Washington, D.C., Sept. 16, 2008 (LAWFUEL) – The Securities and Exchange Commission today charged San Francisco-area investment adviser Cornerstone Capital Management, Inc. for misrepresenting the value of its clients’ investments in what turned out to be a series of Ponzi schemes.
In an order instituting administrative proceedings against the firm and its president, Laura J. Kent of Redwood City, the SEC’s Division of Enforcement alleges that, despite knowing that certain programs in which they had invested approximately $15 million of their clients’ funds turned out to be scams, Cornerstone and Kent continued to assure their clients that the investments retained their full value. Even after the principals behind some of those investments were convicted of criminal fraud, Kent continued to charge an assets-under-management fee based on the original cost of the failed investments, collecting more than a half-million dollars in inflated fees from her clients.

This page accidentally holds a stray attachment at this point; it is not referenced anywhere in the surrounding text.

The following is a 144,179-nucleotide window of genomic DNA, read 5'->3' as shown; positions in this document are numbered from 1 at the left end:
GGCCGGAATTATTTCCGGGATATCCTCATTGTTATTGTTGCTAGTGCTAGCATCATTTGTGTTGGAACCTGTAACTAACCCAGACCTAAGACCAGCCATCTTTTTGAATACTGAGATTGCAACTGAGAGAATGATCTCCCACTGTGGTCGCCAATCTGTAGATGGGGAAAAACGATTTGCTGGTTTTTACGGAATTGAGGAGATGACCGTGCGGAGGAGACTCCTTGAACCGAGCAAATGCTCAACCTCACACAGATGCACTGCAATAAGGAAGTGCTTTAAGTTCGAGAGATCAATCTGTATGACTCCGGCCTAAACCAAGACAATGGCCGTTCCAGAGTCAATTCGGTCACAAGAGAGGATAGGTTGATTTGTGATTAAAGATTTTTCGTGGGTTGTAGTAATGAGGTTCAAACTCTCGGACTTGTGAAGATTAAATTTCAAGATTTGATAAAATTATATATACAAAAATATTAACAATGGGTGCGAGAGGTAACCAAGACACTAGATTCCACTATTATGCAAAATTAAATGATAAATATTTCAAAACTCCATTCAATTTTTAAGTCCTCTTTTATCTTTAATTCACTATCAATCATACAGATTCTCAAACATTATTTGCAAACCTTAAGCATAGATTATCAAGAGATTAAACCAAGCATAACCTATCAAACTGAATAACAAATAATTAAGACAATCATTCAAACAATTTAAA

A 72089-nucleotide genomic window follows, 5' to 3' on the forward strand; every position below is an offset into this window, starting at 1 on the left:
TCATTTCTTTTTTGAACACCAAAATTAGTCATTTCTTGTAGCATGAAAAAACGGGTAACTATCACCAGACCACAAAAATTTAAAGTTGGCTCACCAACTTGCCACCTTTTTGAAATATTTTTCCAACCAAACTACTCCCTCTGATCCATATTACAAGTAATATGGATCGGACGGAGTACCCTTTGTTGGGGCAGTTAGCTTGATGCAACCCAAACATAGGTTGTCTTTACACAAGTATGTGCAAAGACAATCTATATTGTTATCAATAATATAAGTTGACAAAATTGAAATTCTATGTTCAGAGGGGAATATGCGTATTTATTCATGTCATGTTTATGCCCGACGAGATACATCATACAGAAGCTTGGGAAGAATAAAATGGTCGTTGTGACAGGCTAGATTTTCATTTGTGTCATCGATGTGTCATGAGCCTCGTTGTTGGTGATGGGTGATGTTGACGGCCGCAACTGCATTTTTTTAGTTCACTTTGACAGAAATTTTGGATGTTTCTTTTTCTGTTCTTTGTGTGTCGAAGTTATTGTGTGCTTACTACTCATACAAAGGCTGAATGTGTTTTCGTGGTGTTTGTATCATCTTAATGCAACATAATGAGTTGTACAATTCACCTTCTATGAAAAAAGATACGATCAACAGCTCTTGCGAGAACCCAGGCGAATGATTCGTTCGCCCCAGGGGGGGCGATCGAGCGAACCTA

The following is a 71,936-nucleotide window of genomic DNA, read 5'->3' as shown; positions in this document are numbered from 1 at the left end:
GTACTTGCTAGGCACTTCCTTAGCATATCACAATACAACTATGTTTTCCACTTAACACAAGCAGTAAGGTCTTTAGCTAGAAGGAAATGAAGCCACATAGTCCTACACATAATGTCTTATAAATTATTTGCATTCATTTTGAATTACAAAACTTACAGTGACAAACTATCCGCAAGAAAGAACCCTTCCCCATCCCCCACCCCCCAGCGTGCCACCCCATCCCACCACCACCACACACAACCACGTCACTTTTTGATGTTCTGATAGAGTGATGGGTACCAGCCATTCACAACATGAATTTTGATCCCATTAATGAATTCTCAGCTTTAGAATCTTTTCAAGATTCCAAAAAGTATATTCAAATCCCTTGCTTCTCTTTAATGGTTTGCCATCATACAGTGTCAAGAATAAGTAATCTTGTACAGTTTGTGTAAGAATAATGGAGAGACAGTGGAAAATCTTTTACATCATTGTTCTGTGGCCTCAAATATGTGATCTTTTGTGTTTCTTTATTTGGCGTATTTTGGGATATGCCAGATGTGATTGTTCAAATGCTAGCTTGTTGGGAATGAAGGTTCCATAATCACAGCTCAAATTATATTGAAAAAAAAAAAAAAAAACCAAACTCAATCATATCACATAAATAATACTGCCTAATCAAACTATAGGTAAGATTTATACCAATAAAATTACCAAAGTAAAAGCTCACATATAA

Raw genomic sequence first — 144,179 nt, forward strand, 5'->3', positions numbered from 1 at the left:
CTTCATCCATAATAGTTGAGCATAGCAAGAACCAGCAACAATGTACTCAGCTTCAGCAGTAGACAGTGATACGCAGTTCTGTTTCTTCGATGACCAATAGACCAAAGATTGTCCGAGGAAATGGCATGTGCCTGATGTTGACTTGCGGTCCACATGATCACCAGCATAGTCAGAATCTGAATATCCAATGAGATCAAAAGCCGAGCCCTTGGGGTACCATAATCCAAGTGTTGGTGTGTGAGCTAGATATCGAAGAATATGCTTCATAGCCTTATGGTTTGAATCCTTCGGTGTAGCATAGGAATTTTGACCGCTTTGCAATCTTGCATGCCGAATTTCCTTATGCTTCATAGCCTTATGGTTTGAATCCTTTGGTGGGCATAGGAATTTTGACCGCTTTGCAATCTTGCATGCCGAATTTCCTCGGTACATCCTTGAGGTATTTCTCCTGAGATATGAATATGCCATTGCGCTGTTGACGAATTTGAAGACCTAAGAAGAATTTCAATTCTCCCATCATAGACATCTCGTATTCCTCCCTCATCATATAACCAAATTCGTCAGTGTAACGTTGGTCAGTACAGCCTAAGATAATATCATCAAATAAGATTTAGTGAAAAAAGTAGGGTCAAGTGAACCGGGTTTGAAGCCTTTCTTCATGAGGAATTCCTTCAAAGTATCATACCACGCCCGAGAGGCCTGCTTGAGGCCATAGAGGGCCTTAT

“This case demonstrates the importance the Commission places on the accurate valuation of illiquid and difficult-to-price securities by investment advisers,” said Marc J. Fagel, Regional Director of the SEC’s San Francisco Regional Office. “Kent became aware of substantial evidence demonstrating she had lost her clients’ money in scams, yet she continued to report false valuations to clients and charge inflated fees based on these valuations.”
In its order, the SEC’s Division of Enforcement alleges that from 1997 to 2004, Kent and Cornerstone invested their clients’ funds in five investments that bore the hallmarks of classic Ponzi or prime bank schemes, each of which produced disastrous results. The promoters in four of the five programs were eventually convicted of fraud, with Kent herself testifying at one of the trials. The order alleges that despite knowing that the value of the investments was substantially impaired, Kent and Cornerstone continued to send clients quarterly account statements that valued the investments at their original cost. They overcharged clients through fees based on an inflated value of assets under management, falsely claiming that the value reflected the “market price” and “total market value” of the failed investments.
The Division of Enforcement alleges that Cornerstone and Kent willfully violated the antifraud provisions of the Investment Advisers Act of 1940, and the Division seeks a cease-and-desist order, recovery of ill-gotten fees, and other remedial actions. An administrative hearing will be scheduled to determine whether remedial actions are appropriate.